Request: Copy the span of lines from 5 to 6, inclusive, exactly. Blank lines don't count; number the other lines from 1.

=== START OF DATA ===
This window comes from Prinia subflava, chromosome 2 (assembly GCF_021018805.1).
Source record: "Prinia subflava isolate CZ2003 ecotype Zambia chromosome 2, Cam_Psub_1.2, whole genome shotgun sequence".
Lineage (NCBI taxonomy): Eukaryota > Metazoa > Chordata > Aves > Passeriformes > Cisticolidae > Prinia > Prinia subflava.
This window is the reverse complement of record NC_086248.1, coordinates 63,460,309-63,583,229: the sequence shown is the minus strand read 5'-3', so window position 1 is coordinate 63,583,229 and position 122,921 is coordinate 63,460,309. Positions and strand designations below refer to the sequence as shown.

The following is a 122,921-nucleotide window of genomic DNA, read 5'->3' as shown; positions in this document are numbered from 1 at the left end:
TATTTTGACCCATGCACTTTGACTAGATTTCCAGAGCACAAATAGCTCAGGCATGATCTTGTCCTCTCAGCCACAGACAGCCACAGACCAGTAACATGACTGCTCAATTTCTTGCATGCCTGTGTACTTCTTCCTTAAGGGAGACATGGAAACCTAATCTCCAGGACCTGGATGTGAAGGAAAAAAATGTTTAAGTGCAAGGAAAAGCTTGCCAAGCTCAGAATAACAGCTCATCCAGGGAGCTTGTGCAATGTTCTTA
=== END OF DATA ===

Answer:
The following is a 122,921-nucleotide window of genomic DNA, read 5'->3' as shown; positions in this document are numbered from 1 at the left end:
TATTTTGACCCATGCACTTTGACTAGATTTCCAGAGCACAAATAGCTCAGGCATGATCTTGTCCTCTCAGCCACAGACAGCCACAGACCAGTAACATGACTGCTCAATTTCTTGCATGCCTGTGTACTTCTTCCTTAAGGGAGACATGGAAACCTAATCTCCAGGACCTGGATGTGAAGGAAAAAAATGTTTAAGTGCAAGGAAAAGCTTGCCAAGCTCAGAATAACAGCTCATCCAGGGAGCTTGTGCAATGTTCTTA